Me Who Done the Walkin’


I had some thoughts about themes of responsibility, cruelty and past trauma in several of the games I’ve played in this IF Competition. It’s impossible to get too far into that without discussing themes and endgames, so you should be warned of major spoilers for the following pieces:

The Mouse, Norbez

To the Wolves, E. K. White

Rite of Passage, Arno von Borries (be advised that some playthroughs include description of sexual assault)

Hill Ridge Lost and Found, Jeremy Pflasterer

Sigil Reader (Field), verityvirtue

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Halloween Selections

Wanting to play something Halloween-flavored this week? Can’t wait for the new Ectocomp games to turn up? Here are some suggestions:


Lethophobia (Olivia Wood and Jess Mersky) is a game of haunting and lost memories. This is one of the longer pieces in this set — it took me a couple of hours to play in full.

16 Ways to Kill a Vampire at McDonalds (Abigail Corfman, current IF Comp) is an entertaining, silly vampire-fighting game from the current IF Comp. There are a bunch of different ways to solve the game’s key puzzle (as the title implies): expect to play several times trying out different approaches.

If you’re more in the mood for science fiction-flavored horror, Tentaculon (Ned Vole, current IF Comp) is in the mode of The Axolotl Project: Researchers Do Something Extremely Foolish. I ran into a few rough spots in the implementation, but I liked what you have to do in order to deal with your situation.

Evermore (Adam Whybray and Edgar Allen Poe, current IF Comp) is a choice-based IF based on the works of Edgar Allen Poe. I wouldn’t really call it an adaptation — more pastiche, or medley. But if you feel like your IF lately has been undersupplied with italics and adjectives and exclamation points, this might be just the ticket for you. Also if you’d like to spend more time wandering Mouldering Tombs.

(True story: in sixth grade my teacher put me in a reading group that for some reason spent three months supposedly working on a diorama representation of The Pit and the Pendulum. We never completed it because we never received the promised modeling clay to make the rats. In digital literature, though, you never run out of rat-matter.)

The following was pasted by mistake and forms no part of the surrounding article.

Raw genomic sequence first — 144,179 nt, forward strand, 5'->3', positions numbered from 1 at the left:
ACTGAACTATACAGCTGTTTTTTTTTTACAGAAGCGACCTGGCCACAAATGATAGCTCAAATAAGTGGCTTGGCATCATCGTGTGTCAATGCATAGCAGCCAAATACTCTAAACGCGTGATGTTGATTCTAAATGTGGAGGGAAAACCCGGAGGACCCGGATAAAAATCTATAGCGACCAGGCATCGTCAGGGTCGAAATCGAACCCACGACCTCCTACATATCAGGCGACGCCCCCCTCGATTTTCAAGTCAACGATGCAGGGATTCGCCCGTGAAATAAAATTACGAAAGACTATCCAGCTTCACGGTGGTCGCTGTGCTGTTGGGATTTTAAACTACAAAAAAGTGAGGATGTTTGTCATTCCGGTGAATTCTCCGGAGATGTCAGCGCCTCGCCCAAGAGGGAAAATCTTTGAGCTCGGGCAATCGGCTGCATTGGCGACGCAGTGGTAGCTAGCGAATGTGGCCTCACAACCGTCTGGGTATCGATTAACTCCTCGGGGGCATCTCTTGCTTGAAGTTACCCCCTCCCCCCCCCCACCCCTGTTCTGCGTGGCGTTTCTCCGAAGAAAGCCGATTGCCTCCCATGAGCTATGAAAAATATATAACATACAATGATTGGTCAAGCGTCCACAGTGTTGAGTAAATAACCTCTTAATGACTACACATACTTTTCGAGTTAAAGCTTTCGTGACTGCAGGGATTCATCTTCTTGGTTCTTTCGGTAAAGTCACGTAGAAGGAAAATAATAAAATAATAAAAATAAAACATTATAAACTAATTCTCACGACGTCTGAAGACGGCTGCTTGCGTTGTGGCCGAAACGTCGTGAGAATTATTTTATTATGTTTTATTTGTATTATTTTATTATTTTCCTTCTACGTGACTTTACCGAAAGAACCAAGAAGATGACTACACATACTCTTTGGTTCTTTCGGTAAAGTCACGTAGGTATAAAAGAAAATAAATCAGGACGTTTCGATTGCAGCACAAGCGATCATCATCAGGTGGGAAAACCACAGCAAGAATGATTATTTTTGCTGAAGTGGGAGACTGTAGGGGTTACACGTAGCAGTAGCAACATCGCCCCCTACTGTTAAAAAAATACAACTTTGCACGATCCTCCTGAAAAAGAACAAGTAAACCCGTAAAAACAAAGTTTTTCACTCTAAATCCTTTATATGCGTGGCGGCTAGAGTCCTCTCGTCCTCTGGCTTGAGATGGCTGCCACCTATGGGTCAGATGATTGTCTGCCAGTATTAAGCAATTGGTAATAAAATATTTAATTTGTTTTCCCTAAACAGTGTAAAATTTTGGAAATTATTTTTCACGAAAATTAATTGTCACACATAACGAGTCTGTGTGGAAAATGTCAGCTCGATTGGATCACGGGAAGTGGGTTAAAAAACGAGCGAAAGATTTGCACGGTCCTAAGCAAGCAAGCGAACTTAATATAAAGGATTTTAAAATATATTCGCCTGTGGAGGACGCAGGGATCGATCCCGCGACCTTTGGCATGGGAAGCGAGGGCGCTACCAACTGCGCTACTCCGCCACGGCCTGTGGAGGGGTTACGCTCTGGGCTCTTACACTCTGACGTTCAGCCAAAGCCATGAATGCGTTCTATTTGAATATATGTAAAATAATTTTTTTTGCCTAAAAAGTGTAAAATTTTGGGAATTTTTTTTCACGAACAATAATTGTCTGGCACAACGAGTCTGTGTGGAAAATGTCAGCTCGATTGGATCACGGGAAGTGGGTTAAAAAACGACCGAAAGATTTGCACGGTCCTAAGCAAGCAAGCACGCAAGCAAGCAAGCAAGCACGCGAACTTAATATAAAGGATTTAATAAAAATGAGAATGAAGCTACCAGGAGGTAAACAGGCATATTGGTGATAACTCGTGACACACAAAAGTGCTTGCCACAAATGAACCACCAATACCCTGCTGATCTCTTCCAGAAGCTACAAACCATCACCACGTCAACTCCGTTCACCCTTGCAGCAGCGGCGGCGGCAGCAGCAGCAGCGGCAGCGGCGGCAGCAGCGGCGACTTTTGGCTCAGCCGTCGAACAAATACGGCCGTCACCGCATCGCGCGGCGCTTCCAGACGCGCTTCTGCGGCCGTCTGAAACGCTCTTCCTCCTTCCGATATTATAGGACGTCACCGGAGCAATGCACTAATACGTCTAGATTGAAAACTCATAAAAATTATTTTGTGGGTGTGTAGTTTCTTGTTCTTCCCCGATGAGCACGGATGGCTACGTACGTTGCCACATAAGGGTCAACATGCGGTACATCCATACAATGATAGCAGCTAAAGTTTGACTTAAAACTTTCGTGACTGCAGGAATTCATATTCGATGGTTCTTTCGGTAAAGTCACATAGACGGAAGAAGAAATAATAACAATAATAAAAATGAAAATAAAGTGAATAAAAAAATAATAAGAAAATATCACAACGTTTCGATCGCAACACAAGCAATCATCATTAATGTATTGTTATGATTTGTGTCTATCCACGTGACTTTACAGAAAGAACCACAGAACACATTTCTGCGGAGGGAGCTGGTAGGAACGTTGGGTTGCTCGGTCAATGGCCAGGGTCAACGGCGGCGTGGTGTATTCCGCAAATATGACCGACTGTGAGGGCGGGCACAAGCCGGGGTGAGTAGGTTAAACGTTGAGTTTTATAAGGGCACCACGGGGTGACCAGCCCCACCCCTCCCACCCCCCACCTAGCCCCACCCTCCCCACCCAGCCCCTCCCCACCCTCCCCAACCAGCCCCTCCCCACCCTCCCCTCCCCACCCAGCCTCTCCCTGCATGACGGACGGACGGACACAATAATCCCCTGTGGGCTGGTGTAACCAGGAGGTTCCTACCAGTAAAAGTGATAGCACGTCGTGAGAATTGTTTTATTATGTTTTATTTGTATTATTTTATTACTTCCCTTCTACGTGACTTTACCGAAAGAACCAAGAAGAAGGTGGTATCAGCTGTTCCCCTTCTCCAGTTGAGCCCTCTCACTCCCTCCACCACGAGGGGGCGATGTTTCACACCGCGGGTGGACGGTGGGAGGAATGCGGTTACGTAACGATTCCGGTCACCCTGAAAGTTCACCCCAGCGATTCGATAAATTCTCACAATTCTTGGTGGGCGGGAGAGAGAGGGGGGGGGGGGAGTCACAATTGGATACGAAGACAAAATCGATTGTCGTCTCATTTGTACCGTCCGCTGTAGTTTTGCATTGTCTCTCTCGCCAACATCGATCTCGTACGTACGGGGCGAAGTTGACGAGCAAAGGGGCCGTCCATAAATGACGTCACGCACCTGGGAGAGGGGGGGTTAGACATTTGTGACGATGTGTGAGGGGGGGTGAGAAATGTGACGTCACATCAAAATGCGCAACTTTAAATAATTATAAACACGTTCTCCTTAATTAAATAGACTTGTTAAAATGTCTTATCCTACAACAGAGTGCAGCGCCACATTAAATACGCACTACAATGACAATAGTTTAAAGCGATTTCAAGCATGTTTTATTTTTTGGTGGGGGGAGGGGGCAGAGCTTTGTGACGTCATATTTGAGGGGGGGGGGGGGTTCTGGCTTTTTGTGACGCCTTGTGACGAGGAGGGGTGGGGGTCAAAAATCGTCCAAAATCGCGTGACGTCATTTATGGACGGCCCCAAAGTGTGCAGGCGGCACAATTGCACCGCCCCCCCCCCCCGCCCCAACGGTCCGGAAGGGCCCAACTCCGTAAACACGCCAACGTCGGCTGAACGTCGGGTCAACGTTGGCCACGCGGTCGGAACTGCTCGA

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Mailbag: Studying IF and Narrative

I sometimes print letters I’ve received and what I wrote in response. This is usually for one of two reasons: I’d like to pass on what the writer had to say, or the writer asked a question that requires a long detailed answer, and I think other people might benefit from seeing that as well.

I am experimenting with doing this in a more formal way, with a regular mailbag post. Reprinted letters may be edited for length; if so, I will note that editing has occurred. I do not do this without the permission of the letter-writer, so if you write to me and would be open to seeing your email appear as a blog post, feel free to mention that fact. On the other hand, I do not guarantee to print every letter that grants permission.



[Identifying information removed.] I’m in the formulation phases of an honors project, for which I am working to create and advocate for interactive fiction as a literary medium. In doing so I’ve been trying to explore interactive fiction and engage with creators, and I’ve repeatedly had people refer me to you! I’ve been spending time reading your blog and your IF work, and I was wondering if you would answering a few questions (or, at least, directing me to more reading material). 

• First, I am a bit curious about how you would define Interactive Fiction. When beginning reading about it, I began with my preformed definition of the medium that has since been a bit challenged. Initially, I had been using the term to describe any fiction that is interactive, i.e. video games and visual novels, as well as traditional text-centric fictions. Would you say that Interactive Fiction, at least in regards to how it is broadly discussed, is more of a straightforwardly defined medium consisting of text-based fictions, multilinear or otherwise? Where is the line between video game/visual novel/interactive fiction?  Nick Montfort, in Twisty Little Passages, suggests that a work isn’t truly interactive fiction if it does not utilize a parser and have an interactive world. What do you think about this? (I know that this is probably a question without a very quick/easy or objective answer, but I would still love to hear your thoughts).

I intentionally avoid trying to specify such definitions.

In recent years, we’ve seen a lot of community upheaval around what is or is not “real” interactive fiction, which somewhat mirrors the broader arguments about what is or is not a “real” game. These are not bloodless battles: they’re pitched fights about who gets access to resources, coverage, and respect. In that context, I’ve become much more cautious about trying to provide exact labeling instructions for IF.

I’d also say that it’s common to see choice-based and hypertext work included in lists of interactive fiction and submitted to IF comps these days, so it seems that at least a significant part of the community is inclined to include those.

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Mid-October Link Assortment